From the 27th of June to July 1st, Fair Seas attended the second UN Ocean Conference in Lisbon, Portugal. With the inaugural meeting taking place in 2017, the rescheduled Lisbon event that was co-hosted by the governments of Kenya and Portugal was long overdue.
The conference aimed to mobilise action by driving a science-based approach with innovative solutions to kickstart a new chapter of global ocean action.
During the weekend prior to the conference, Dr Donal Griffin, Fair Seas Policy Officer, participated in the UN Ocean Youth and Innovation Forum,, organised by the Sustainable Ocean Alliance. Part of this included an event on the future of the ocean which was also attended by the President of Portugal, Marcela Rebelo de Sousa, and the Secretary General of the United Nations Antonio Guterres, and through which Donal met with EU Commissioner Sinkevicius. Donal was also a member of the winning team that took part in the ‘Innovathon Challenge’ which aimed to find innovative solutions to the pressures and threats facing our ocean.
With over 300 side events taking place throughout the week, major announcements from government representatives at the conference, and a huge uptick in civil society representation compared to the 2017 event, it was a busy week from start to finish for the Fair Seas team. The team attended many side events taking place at the conference including those relating to Marine Protected Areas (MPAs), fisheries, ocean rewilding and national action plans relating to ocean conservation.
The week began with a morning sea swim in the Atlantic, organised by Our Fish. As the organisers put it, “if you want to save the ocean, you’ve got to get in the ocean first!” You can watch a short video of the refreshing swim online.
A highlight for the team last week included attending a panel discussion on ‘Rewilding the Sea’ which included a welcome address from Sylvia Earle (Explorer-in-Residence at the National Geographic Society. Named one of Time magazine’s “Heroes for the Planet”) on hope for the ocean. Following the event, the team were extremely lucky to catch up with Sylvia and deliver a copy of the Fair Seas Revitalising Our Seas map outlining Areas of Interest for MPA designation in Irish waters.
Among the announcements made last week, was the Irish Government’s commitment to providing €10 million in funding to address ocean challenges faced by developing countries including Small Island Developing States, which was announced by Minister of State for Heritage and Electoral Reform, Minister Noonan. Part of this funding will be delivered through the ‘Our Shared Ocean’ programme, a collaboration between Irish Aid-Department of Foreign Affairs and the Marine Institute, which was launched in Lisbon last week by Irish Ambassador to Portugal, Ralph Victory, on board the Irish Naval Service Vessel, L.E. George Bernard Shaw. This programme will provide €3.8 million over the next five years to facilitate partnerships on ocean-related issues between research institutions in Small Island Developing States (SIDS), or Large Ocean States, and their counterparts in Ireland.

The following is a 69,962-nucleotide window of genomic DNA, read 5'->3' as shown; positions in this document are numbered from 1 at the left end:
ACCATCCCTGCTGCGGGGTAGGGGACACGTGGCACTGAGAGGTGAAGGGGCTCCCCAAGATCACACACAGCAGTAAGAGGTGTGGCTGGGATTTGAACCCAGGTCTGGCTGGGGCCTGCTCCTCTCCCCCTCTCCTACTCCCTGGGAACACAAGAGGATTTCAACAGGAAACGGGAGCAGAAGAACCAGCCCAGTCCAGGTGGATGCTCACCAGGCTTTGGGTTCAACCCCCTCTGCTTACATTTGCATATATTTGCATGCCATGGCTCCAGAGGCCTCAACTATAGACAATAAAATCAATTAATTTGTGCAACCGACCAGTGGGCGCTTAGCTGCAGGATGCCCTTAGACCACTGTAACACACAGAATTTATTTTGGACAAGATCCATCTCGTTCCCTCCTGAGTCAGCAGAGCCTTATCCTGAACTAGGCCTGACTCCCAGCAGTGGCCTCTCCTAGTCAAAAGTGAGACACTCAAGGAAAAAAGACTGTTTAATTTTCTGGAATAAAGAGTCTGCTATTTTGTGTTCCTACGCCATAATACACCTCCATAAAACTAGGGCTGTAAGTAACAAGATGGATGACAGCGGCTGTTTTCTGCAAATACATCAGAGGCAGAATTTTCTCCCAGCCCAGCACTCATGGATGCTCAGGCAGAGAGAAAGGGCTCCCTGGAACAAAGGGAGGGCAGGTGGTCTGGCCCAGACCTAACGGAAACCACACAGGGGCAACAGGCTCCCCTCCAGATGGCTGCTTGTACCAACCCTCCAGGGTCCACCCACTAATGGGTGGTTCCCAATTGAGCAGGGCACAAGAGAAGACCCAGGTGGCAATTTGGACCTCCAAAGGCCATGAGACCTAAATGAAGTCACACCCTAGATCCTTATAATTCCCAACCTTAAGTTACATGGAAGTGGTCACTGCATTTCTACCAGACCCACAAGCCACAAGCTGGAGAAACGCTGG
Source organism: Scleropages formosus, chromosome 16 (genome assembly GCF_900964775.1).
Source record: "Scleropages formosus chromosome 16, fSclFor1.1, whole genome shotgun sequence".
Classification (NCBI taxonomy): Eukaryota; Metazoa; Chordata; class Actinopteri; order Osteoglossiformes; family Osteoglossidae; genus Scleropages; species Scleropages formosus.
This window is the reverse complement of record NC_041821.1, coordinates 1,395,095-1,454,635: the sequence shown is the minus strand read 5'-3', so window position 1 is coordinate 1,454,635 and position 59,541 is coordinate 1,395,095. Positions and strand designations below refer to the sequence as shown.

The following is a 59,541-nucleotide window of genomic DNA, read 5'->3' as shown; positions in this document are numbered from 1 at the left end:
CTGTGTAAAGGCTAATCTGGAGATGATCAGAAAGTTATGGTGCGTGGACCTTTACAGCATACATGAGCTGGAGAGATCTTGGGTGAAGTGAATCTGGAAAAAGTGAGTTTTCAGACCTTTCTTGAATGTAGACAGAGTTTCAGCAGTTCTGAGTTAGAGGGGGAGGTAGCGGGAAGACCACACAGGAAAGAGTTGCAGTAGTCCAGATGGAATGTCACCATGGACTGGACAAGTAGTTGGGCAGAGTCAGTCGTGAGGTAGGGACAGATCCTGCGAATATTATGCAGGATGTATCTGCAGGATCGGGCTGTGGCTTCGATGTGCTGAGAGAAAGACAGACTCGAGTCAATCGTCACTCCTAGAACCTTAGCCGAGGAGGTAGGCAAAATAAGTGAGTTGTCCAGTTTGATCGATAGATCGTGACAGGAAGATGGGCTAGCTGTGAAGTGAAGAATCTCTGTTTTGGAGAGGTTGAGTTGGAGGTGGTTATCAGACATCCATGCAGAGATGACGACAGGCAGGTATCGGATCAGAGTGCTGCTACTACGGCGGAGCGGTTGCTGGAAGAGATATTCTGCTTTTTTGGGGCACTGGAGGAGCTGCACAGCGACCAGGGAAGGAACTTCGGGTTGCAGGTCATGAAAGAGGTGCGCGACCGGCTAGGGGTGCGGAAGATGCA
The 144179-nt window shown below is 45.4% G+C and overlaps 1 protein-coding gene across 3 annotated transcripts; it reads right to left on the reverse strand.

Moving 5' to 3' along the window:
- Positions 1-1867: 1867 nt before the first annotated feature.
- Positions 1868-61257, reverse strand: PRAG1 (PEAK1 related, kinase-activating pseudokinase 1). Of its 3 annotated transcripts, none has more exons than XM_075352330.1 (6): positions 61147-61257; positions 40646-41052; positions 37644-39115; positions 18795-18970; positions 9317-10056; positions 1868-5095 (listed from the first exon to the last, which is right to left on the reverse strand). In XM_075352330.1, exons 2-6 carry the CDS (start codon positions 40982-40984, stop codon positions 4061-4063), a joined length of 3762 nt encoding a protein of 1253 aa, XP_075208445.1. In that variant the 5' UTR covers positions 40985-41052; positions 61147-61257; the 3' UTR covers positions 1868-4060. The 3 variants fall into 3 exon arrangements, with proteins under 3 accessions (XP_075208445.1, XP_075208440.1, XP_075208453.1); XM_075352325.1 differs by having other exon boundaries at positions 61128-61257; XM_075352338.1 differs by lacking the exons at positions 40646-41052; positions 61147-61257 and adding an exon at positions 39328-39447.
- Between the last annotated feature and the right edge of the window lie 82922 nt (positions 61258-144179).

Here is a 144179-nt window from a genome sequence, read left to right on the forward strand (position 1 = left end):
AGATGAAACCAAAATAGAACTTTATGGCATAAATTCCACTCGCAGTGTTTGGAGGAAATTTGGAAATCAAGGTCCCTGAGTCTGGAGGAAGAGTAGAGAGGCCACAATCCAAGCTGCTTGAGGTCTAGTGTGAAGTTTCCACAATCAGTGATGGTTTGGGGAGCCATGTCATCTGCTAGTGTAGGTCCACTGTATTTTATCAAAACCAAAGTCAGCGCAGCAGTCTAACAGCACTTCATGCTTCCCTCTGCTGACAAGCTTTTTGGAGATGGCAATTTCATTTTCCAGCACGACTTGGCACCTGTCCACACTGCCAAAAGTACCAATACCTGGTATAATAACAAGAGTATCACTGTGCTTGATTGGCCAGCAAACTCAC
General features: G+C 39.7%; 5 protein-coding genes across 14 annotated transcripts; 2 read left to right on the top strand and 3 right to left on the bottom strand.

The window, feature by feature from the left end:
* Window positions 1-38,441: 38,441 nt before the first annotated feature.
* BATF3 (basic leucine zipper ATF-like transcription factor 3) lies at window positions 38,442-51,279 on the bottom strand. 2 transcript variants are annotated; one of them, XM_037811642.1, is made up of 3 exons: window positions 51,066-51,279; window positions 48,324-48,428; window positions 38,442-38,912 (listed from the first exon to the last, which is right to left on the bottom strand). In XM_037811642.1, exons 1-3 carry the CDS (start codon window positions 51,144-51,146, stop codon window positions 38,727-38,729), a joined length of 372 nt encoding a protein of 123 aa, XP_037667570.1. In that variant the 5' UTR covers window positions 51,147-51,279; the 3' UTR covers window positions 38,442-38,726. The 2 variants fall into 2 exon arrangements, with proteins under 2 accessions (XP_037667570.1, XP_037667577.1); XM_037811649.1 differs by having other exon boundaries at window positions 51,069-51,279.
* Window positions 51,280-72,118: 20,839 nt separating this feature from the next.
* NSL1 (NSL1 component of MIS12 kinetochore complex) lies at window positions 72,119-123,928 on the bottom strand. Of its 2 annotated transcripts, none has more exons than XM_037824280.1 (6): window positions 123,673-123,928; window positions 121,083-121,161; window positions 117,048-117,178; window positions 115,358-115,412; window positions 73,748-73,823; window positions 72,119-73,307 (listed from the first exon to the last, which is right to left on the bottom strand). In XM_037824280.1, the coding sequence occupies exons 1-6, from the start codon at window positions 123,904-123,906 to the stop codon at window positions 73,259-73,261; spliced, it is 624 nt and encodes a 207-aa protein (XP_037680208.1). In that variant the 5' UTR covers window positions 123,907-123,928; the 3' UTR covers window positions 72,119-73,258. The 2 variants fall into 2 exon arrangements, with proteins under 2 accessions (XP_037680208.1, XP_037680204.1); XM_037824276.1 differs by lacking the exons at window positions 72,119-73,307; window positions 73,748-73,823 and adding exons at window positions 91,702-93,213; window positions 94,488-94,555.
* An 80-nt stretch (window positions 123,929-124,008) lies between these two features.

Fair Seas was also represented at the Blue March on Wednesday evening which aimed to highlight the critical need for urgent ocean action. The dress code of the march reflected the diversity of issues our ocean faces with placards of various subjects and homemade dolphin models on display, and costumes ranging from sharks and mermaids to shawls made of fishing nets and plastic litter.
Throughout the week, the NGO base camp supported by Oceana Azul Foundation, Sciaena, and Seas at Risk, provided an open space and brilliant opportunity to learn about the work of other NGOs and researchers involved in MPAs and ocean conservation, and an opportunity to share details of our recently published ‘Revitalising Our Seas’ report. The live artwork created by Iris Maertens at each of these sessions provided beautiful and engaging visual summaries of the discussions held throughout the week.
Overall, the week provided great insight into the work being undertaken by various campaigns and NGOs globally to protect and restore our ocean, and this certainly provided a healthy dose of Ocean Optimism. From a political perspective, the week resulted in a host of pledges and commitments from the international community. Ireland needs to build on its commitments to provide support overseas and ensure that it takes critical action in Irish waters too.
Given that Ireland currently has designated less than 2% of its marine environment as MPAs, Ireland has a lot of work to do to reach its 30×30 commitment, and a lot to learn from the international community on best practices in doing so. Ultimately, the action of the Irish government and its international counterparts will determine whether or not the paper pledges of the conference are parked in the halls of Lisbon’s Altice Arena or if they are translated into tangible and meaningful global ocean action.
We also welcome you to join us in Cork on 8th June, where we are hosting our inaugural World Ocean Day conference. We are bringing ocean advocates, government, industry and key stakeholders together to map out the next steps for Marine Protected Areas (MPAs) in Irish waters.
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